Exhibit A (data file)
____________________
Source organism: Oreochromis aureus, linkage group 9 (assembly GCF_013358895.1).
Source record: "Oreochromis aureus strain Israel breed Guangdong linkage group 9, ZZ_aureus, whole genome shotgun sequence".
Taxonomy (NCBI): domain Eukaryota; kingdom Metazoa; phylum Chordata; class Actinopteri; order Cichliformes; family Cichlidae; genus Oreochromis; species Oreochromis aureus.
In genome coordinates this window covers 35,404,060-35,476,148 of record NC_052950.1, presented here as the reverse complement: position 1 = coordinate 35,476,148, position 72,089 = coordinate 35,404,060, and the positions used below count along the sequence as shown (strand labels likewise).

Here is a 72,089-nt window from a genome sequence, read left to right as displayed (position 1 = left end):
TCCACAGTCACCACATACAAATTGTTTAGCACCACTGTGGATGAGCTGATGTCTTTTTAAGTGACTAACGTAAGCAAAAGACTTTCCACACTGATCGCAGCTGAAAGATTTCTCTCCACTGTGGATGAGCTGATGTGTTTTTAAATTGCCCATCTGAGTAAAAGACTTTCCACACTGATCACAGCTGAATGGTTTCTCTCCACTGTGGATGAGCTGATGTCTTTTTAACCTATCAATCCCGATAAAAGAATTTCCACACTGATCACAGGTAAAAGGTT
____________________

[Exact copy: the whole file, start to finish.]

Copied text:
Source organism: Oreochromis aureus, linkage group 9 (assembly GCF_013358895.1).
Source record: "Oreochromis aureus strain Israel breed Guangdong linkage group 9, ZZ_aureus, whole genome shotgun sequence".
Taxonomy (NCBI): domain Eukaryota; kingdom Metazoa; phylum Chordata; class Actinopteri; order Cichliformes; family Cichlidae; genus Oreochromis; species Oreochromis aureus.
In genome coordinates this window covers 35,404,060-35,476,148 of record NC_052950.1, presented here as the reverse complement: position 1 = coordinate 35,476,148, position 72,089 = coordinate 35,404,060, and the positions used below count along the sequence as shown (strand labels likewise).

Here is a 72,089-nt window from a genome sequence, read left to right as displayed (position 1 = left end):
TCCACAGTCACCACATACAAATTGTTTAGCACCACTGTGGATGAGCTGATGTCTTTTTAAGTGACTAACGTAAGCAAAAGACTTTCCACACTGATCGCAGCTGAAAGATTTCTCTCCACTGTGGATGAGCTGATGTGTTTTTAAATTGCCCATCTGAGTAAAAGACTTTCCACACTGATCACAGCTGAATGGTTTCTCTCCACTGTGGATGAGCTGATGTCTTTTTAACCTATCAATCCCGATAAAAGAATTTCCACACTGATCACAGGTAAAAGGTT